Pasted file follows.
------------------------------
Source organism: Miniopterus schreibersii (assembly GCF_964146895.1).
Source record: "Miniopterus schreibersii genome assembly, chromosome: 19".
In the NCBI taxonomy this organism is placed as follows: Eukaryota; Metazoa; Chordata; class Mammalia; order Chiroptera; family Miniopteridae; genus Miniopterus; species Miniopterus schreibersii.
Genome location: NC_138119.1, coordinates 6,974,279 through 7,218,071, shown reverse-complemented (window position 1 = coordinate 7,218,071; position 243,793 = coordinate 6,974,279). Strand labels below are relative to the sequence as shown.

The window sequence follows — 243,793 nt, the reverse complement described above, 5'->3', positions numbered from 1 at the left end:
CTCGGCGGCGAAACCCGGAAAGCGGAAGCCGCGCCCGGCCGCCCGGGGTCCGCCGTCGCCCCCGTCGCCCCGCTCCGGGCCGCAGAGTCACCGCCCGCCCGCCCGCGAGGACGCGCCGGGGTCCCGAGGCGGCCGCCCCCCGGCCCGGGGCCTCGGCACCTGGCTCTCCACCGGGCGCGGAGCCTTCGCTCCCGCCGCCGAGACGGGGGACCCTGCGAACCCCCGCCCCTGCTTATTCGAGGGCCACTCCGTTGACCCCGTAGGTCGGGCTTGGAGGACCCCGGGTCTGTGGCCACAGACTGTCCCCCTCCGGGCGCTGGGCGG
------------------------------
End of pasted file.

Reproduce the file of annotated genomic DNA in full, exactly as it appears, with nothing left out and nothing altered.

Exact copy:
Source organism: Miniopterus schreibersii (assembly GCF_964146895.1).
Source record: "Miniopterus schreibersii genome assembly, chromosome: 19".
In the NCBI taxonomy this organism is placed as follows: Eukaryota; Metazoa; Chordata; class Mammalia; order Chiroptera; family Miniopteridae; genus Miniopterus; species Miniopterus schreibersii.
Genome location: NC_138119.1, coordinates 6,974,279 through 7,218,071, shown reverse-complemented (window position 1 = coordinate 7,218,071; position 243,793 = coordinate 6,974,279). Strand labels below are relative to the sequence as shown.

The window sequence follows — 243,793 nt, the reverse complement described above, 5'->3', positions numbered from 1 at the left end:
CTCGGCGGCGAAACCCGGAAAGCGGAAGCCGCGCCCGGCCGCCCGGGGTCCGCCGTCGCCCCCGTCGCCCCGCTCCGGGCCGCAGAGTCACCGCCCGCCCGCCCGCGAGGACGCGCCGGGGTCCCGAGGCGGCCGCCCCCCGGCCCGGGGCCTCGGCACCTGGCTCTCCACCGGGCGCGGAGCCTTCGCTCCCGCCGCCGAGACGGGGGACCCTGCGAACCCCCGCCCCTGCTTATTCGAGGGCCACTCCGTTGACCCCGTAGGTCGGGCTTGGAGGACCCCGGGTCTGTGGCCACAGACTGTCCCCCTCCGGGCGCTGGGCGG